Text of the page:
Mahan Esfahani’s goal in life, his biographical note says, is to “bring the harpsichord to the concert mainstream”. To further this, the Iranian-American musician commissions new pieces, which is certainly one way of taking the keyboard instrument that plucks its strings out of history’s cocoon and welcoming it into the modern world. The other way is to give such thunderously exciting performances of old repertoire that anyone with ears to hear will sit there with mouth agape.
As the outstanding harpsichordist of the younger generation, Esfahani naturally plays the toccatas on a harpsichord… Esfahani’s playing feels free and spontaneous without losing the underlying pulse of the music. The toccatas display their brilliance proudly. One can imagine the young Bach showing off his prowess just like this.
Mahan Esfahani was nine when he first heard a harpsichord. He and his parents were visiting Iran, the country where he was born, and which his family had left for the US five years before. “An uncle gave me a bunch of cassettes,” he says. “One was of Karl Richter [the German conductor and harpsichordist] playing Bach. Well, I listened to it, and I thought: ‘This is what I’ve got to do.’ I don’t mean in terms of a career. I just thought my life would be well spent in the company of this instrument. I thought I would get a profession, which is what every Iranian parent wants for their child, and that – once I was a doctor or lawyer – I’d be able to buy a harpsichord, and play at home.”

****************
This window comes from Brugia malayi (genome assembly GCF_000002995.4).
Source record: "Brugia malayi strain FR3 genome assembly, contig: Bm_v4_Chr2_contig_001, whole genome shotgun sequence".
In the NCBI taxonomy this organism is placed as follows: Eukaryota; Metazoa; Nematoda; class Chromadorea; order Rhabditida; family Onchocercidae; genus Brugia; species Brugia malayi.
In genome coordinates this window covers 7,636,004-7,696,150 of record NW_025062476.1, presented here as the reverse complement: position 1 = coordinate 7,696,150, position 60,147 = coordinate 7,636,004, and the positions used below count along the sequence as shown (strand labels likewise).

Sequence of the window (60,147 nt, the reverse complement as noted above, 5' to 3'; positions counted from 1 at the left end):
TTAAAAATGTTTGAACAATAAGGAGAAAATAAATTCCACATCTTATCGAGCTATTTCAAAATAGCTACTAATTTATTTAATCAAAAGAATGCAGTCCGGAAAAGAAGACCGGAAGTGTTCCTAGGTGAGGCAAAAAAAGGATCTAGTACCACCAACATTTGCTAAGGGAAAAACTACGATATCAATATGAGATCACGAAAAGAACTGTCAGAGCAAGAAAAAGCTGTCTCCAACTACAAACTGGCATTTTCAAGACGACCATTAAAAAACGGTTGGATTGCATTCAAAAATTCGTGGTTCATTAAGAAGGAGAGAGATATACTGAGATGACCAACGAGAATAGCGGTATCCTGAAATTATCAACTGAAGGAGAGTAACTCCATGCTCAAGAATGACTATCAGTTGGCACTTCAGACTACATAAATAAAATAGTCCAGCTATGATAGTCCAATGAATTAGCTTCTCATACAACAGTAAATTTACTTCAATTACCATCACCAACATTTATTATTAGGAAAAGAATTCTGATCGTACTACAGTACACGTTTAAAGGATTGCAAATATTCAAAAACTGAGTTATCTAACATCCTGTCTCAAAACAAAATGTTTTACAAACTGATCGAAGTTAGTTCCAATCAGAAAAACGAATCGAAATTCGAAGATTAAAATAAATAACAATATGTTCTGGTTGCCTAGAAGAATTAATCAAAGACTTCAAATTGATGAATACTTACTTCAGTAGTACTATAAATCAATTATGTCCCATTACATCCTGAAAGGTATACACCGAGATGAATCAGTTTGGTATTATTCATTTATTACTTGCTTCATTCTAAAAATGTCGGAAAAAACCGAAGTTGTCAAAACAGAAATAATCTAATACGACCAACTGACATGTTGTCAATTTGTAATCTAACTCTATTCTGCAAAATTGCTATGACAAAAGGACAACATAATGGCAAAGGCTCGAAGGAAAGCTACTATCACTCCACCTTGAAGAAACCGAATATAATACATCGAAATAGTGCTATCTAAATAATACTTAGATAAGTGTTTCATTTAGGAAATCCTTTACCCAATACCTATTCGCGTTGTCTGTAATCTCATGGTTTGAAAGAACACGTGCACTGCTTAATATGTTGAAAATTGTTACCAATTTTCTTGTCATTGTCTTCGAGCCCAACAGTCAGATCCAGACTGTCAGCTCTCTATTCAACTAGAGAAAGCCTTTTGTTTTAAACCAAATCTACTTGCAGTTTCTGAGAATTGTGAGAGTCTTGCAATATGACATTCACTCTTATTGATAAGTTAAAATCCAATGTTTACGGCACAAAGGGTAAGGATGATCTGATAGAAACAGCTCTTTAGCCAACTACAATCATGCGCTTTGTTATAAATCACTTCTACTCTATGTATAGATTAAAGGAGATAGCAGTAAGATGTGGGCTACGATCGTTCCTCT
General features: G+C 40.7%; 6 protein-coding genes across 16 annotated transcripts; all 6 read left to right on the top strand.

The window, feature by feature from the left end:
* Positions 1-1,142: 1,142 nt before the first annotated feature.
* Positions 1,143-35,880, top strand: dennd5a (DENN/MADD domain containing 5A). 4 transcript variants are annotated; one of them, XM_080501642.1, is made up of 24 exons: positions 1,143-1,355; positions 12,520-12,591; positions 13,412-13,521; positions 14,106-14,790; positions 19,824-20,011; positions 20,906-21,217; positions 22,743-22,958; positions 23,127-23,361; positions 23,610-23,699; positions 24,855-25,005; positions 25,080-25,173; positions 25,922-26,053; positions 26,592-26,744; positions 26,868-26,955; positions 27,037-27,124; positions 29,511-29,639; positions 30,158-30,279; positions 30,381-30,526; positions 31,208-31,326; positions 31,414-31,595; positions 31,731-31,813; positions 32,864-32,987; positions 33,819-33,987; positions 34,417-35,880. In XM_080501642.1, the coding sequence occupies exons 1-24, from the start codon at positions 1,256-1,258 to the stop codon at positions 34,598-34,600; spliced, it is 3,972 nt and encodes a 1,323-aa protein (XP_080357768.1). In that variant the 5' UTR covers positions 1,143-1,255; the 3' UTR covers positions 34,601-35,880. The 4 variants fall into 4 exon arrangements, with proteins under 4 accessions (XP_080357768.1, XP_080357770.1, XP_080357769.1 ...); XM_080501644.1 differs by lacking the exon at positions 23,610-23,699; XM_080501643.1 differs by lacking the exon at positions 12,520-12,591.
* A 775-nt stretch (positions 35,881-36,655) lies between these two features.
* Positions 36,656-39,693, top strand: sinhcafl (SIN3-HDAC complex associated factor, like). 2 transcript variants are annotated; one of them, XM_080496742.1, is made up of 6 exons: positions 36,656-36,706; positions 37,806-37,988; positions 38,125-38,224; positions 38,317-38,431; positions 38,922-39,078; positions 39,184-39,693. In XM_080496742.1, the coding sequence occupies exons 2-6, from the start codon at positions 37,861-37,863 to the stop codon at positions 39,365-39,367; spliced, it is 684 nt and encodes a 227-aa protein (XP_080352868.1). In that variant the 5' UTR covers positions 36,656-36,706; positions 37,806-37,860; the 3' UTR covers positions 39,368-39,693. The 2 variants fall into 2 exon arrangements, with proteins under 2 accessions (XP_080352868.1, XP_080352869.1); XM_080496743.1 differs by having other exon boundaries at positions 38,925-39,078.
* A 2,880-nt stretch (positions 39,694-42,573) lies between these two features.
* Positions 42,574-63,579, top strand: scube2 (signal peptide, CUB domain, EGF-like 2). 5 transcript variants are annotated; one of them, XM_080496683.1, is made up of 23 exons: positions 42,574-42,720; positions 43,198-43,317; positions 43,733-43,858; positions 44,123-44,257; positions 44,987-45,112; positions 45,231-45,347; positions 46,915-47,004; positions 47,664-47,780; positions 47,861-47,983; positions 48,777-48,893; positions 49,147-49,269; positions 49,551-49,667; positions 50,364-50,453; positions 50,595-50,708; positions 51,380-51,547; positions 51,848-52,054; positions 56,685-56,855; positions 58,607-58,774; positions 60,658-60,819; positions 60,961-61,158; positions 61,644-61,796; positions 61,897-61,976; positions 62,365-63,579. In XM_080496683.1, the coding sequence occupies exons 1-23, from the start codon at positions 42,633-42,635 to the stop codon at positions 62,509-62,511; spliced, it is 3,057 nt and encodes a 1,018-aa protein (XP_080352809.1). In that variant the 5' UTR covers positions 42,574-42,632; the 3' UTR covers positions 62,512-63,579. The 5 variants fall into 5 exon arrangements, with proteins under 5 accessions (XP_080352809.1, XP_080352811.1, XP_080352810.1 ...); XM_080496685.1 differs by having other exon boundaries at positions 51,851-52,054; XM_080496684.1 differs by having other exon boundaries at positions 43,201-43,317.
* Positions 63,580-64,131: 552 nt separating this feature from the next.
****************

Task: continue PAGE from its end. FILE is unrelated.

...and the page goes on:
ORPHEUS CHAMBER ORCHESTRA at the 92nd Street Y (May 8, 7:30 p.m.). The harpsichordist de nos jours Mahan Esfahani is the soloist in two relatively recent concertos, by Manuel de Falla and Bohuslav Martinu. Also on the bill are two arrangements for nonet, one of Mozart’s Wind Quintet by Jean Françaix, and another of Strauss’s “Till Eulenspiegels lustige Streiche” by Brett Dean.
“Johann Sebastian Bach is my favourite figure in all of history: the master of masters, the big wig in the sky. But he’s also one of the most misunderstood. In my new show on Radio 3 I will be finding new ways to approach his music, as well as challenging some of the myths that have arisen about him. These are some of the keys to his life and work.” – Mahan Esfahani
Contrary to the misguided and musty reputation often bestowed upon classical music, this art form is very much alive — and in the hands of many talented and creative musicians ushering it forward. That’s why WQXR is kicking off 2019 by introducing “19 for 19,” a group of artists we love that includes long-time heroes, established favorites and newcomers set for stardom.